Art Philanthropist Ruth Waters

Art Philanthropist Ruth Waters

On Sunday, March 19, PMA and San Mateo County are celebrating the 40 years that Ruth Waters, sculptor and painter, has contributed to the Peninsula's arts community. Waters has been instrumental in creating art studio collectives, community galleries, the Peninsula Art Museum, the local chapter of Women's Caucus for Arts (WCA) group, and given lessons to/trained innumerable artists and volunteers in how to work within the art field. I have been witness to and have benefited from her generosity for about 20 years. 

My first experiences with Waters were through WCA (emphasizing exhibition opportunities, education and support for women artists and writers) and Artshare (now the Peninsula Arts Council). Waters had noticed my quiet but consistent involvement at our WCA meetings and asked me to attend Artshare meetings. Upon observing my ongoing interest in that community art group, she asked me to come along when she visited potential artists to show in a community gallery she managed/curated. Then she popped the question: Would I manage/curate Avenue 25 Gallery in San Mateo (a public gallery sponsored by Artshare and the Peninsula Library System)? I agreed and spent the next 4 years at that mainly volunteer job. Ruth was always happy to answer my questions and give me support during this time.

When I had to move on, another peer from her WCA art sphere volunteered to run the gallery (and did for at least six years after that). In other words, she was good at seeing potential for art leadership in the people around her and worked at providing opportunities that expanded that leadership. In fact, I wouldn't be writing this art blog now if years ago she hadn't trained me in how to interview artists and write the curatorial notes for the Avenue 25 Gallery exhibitions.

Waters at work in her studio. She has helped many of our area's wood sculptors acquire their chisel hands. 

Artists and art lovers from the local area have benefited from Waters in many ways. She was the guiding light that developed both Twin Pines Art Center and 1870 Art Center, both created in tandem with the City of Belmont. These centers repurposed empty buildings on city property so that the city made a small rental revenue and local artists had affordable work spaces.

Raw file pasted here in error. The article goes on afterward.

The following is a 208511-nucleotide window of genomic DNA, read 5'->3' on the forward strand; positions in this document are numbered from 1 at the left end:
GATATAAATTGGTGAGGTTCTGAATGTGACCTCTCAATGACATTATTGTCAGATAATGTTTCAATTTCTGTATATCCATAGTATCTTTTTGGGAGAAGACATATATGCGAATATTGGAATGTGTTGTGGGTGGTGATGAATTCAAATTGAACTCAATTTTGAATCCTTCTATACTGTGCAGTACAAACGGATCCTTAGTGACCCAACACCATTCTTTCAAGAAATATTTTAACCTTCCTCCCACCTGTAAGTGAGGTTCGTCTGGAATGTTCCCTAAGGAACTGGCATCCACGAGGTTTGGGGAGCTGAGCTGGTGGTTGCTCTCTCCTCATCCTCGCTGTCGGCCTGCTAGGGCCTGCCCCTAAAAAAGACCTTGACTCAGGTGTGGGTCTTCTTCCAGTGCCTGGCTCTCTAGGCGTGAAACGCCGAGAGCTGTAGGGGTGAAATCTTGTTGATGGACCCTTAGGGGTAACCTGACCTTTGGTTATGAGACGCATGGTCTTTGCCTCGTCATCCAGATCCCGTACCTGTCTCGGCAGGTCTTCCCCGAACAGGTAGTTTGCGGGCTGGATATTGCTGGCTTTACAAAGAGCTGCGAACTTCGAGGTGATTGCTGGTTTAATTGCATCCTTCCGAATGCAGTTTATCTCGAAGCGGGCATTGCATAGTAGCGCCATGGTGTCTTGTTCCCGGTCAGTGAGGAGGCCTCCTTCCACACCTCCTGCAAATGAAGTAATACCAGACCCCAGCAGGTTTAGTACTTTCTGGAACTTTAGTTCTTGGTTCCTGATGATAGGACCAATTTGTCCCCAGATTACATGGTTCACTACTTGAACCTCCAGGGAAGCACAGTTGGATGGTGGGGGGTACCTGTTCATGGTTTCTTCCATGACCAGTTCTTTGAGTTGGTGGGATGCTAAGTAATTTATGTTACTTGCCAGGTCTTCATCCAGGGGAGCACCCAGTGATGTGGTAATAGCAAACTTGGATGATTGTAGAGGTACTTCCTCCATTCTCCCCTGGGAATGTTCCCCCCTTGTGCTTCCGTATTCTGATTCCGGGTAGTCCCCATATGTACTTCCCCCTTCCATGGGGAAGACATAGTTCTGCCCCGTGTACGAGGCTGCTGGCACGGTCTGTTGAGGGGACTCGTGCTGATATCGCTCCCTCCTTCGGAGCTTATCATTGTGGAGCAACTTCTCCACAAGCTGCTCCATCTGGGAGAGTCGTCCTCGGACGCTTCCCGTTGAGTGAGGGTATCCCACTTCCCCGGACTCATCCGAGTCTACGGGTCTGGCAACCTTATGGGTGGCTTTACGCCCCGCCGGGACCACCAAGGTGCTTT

Our present Peninsula Museum of Art originally began at Twin Pines as a two-gallery space. It was Waters who spent months searching high and low for a larger building when Belmont reclaimed much of the art space for their own recreational programs four years ago. At PMA's new, larger building in Burlingame, Waters was able to expand the exhibition space to 5 galleries. Remarkably, she included within her plans enough space to house 30 working artist studios (helping many of the artists who also lost their work spaces during the City of Belmont's space reshuffling.) The present Museum pulls in a diversity of intellectual fine artists from around the extended Bay Area, and enables our community to enjoy break-through historical or contemporary artwork with every showing. 

All of the galleries, studios, and museums that Ruth Waters has developed have been free to the public and non-profit. Arts education and a sense of community spirit is always emphasized. Waters has never been about money, instead celebrating the artwork, the artists, arts education, and the interested community. She insistes that PMA's website holds an update calendar listing of neighboring art gallery exhibits.

Since PMA does not charge an entrance fee to view the Museum galleries, kind volunteers from the community have stepped in through the years to keep the museum afloat. From the very beginning PMA's co-founding member Arabella Decker (deceased) was Ruth Waters' co-conspirator. It was between the generous guidance of the two of them (Arabella was a vocal natural at designing the layout of complex shows) that I learned much of my hands on art community spirit. From these women I learned that while art marketing is necessary, it is the art that must be front and center in any successful art experience. So how to do that? Take the dollar sign out of the picture.

"Floating Figure" by Ruth Waters

At PMA potential buyers can request contact info about the artists if he/she wishes to view more of the art or buy any of the work. Art programs (both free- and fee-type teacher instructed) are offered at the Museum, which continues Water's interest in supporting/developing the art lover, the art teacher, the art student, and the professional artist. 

Additional galleries Waters was instrumental in creating or running have been the Rotunda, Caldwell, and Community Galleries at 400 Government Center in Redwood City, and the Coastal Arts League Gallery & Museum in Half Moon Bay. She has always been a big supporter of Silicon Valley Open Studios, an organization that helps the interested public enter the many hidden art studios of our community's solitary artists. 

Please join us in celebrating this remarkable woman: 2-4pm on Sunday, at the new location for the Peninsula Museum of Art: 1777 California Dr. in Burlingame. The Dorothea Lange show will still be up and there will be a Silent Auction for those who would love to give back. If you are not able to make it to this event, Ruth Waters can most often be found working in her studio, the PMA office, or giving personal tours around the full arts facility.

"Blossom," a large piece by Waters

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"PMA Heartbeat" contains the personal observations of the artist in Studio 26, and not necessarily those of PMA as a whole.

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